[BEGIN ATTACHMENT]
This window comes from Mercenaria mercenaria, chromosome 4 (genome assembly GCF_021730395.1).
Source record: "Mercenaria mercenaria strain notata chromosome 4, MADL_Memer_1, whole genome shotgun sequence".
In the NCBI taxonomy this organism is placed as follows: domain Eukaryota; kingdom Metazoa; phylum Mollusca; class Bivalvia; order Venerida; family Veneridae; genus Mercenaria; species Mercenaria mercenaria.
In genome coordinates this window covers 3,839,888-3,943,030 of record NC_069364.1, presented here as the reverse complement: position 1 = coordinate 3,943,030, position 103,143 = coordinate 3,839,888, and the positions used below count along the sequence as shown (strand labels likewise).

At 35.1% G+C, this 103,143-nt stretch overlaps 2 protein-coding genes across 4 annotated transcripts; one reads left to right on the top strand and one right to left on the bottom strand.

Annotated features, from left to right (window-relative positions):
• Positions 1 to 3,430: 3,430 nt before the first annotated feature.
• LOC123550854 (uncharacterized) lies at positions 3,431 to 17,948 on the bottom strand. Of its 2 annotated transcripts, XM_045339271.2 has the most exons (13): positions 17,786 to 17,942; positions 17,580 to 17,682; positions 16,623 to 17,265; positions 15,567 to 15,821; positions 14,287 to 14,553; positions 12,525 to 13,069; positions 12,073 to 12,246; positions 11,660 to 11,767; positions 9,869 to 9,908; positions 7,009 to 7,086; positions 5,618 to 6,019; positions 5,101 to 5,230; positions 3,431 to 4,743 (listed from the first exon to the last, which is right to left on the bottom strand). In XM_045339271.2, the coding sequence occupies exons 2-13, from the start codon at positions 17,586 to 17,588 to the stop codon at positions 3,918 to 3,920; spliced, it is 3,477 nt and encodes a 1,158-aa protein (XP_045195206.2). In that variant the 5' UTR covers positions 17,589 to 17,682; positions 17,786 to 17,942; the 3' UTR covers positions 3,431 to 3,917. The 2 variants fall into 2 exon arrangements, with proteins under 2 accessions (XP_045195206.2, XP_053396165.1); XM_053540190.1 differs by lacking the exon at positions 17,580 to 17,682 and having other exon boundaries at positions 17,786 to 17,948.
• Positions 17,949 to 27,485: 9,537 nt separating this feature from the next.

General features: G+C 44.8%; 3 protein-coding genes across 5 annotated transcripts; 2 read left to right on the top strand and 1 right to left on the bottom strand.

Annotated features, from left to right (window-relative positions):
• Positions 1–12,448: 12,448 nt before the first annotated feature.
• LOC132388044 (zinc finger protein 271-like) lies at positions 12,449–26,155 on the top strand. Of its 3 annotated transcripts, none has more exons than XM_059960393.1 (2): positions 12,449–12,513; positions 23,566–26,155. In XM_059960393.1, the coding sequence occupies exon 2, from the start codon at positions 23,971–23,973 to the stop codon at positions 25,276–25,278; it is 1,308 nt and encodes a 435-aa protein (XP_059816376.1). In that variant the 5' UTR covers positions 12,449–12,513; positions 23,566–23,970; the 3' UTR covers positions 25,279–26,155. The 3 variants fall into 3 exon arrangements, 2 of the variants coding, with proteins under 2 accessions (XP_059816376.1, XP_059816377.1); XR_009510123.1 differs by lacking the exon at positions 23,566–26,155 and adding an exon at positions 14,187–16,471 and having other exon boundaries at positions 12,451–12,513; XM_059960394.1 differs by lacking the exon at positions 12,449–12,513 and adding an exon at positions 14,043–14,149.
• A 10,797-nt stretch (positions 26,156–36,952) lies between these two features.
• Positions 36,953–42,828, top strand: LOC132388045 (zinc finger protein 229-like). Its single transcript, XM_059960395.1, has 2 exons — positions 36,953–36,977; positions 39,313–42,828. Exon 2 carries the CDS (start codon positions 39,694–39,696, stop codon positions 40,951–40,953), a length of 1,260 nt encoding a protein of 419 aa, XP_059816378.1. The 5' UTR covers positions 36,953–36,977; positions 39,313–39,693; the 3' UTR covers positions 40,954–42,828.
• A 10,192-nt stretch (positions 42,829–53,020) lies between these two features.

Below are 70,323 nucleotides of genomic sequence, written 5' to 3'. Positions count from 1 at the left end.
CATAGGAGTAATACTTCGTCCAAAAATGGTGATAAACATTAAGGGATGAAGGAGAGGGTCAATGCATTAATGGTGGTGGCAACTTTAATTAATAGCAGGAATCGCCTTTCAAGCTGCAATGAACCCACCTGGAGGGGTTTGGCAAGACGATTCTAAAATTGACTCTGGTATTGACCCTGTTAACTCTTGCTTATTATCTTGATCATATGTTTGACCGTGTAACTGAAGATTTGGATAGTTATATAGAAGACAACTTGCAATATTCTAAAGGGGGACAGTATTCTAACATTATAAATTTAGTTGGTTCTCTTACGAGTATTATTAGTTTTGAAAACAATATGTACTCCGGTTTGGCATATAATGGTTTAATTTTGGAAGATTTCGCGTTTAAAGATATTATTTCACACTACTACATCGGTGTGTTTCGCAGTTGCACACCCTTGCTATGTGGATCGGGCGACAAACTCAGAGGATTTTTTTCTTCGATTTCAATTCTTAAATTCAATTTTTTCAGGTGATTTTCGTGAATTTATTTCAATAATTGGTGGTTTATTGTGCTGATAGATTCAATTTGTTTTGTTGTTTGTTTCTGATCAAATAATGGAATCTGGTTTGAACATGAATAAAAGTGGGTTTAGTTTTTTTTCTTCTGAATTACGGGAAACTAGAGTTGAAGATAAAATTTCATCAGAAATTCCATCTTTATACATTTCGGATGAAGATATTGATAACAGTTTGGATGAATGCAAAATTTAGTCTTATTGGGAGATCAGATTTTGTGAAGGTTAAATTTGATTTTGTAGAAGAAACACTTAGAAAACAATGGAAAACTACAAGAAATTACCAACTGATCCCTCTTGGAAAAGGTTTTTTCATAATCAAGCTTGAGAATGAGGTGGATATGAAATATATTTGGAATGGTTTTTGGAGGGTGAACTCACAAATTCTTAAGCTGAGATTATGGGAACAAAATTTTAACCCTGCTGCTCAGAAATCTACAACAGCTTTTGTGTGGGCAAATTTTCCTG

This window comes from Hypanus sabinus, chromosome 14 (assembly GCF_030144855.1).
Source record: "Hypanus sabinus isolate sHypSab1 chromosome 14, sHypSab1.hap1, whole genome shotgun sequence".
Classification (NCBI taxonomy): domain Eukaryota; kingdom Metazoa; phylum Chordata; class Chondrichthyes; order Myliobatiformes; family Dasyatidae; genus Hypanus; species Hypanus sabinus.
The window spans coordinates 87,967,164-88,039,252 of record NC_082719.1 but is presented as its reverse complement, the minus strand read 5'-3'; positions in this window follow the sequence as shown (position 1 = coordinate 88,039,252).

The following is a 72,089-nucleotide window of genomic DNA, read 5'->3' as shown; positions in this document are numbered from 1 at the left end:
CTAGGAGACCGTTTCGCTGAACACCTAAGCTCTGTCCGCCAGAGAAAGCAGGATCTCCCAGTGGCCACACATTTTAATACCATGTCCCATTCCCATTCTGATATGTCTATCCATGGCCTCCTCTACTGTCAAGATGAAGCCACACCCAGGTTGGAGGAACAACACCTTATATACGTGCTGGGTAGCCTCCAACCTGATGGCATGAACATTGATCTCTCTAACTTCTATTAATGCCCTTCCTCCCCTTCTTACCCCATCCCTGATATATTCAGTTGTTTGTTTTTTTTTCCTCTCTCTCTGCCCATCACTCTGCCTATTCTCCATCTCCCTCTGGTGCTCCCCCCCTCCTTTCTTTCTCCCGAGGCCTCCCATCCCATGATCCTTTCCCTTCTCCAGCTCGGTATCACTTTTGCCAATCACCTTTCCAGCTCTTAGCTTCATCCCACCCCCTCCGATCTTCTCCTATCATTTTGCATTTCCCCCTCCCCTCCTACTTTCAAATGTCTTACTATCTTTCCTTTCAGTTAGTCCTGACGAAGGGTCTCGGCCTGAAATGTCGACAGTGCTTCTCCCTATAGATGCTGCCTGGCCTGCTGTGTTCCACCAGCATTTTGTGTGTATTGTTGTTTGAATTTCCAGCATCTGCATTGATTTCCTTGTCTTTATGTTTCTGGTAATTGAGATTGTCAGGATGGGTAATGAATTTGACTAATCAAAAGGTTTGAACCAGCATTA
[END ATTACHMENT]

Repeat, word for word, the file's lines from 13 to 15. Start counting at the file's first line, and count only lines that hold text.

• LOC132388044 (zinc finger protein 271-like) lies at positions 12,449–26,155 on the top strand. Of its 3 annotated transcripts, none has more exons than XM_059960393.1 (2): positions 12,449–12,513; positions 23,566–26,155. In XM_059960393.1, the coding sequence occupies exon 2, from the start codon at positions 23,971–23,973 to the stop codon at positions 25,276–25,278; it is 1,308 nt and encodes a 435-aa protein (XP_059816376.1). In that variant the 5' UTR covers positions 12,449–12,513; positions 23,566–23,970; the 3' UTR covers positions 25,279–26,155. The 3 variants fall into 3 exon arrangements, 2 of the variants coding, with proteins under 2 accessions (XP_059816376.1, XP_059816377.1); XR_009510123.1 differs by lacking the exon at positions 23,566–26,155 and adding an exon at positions 14,187–16,471 and having other exon boundaries at positions 12,451–12,513; XM_059960394.1 differs by lacking the exon at positions 12,449–12,513 and adding an exon at positions 14,043–14,149.
• A 10,797-nt stretch (positions 26,156–36,952) lies between these two features.
• Positions 36,953–42,828, top strand: LOC132388045 (zinc finger protein 229-like). Its single transcript, XM_059960395.1, has 2 exons — positions 36,953–36,977; positions 39,313–42,828. Exon 2 carries the CDS (start codon positions 39,694–39,696, stop codon positions 40,951–40,953), a length of 1,260 nt encoding a protein of 419 aa, XP_059816378.1. The 5' UTR covers positions 36,953–36,977; positions 39,313–39,693; the 3' UTR covers positions 40,954–42,828.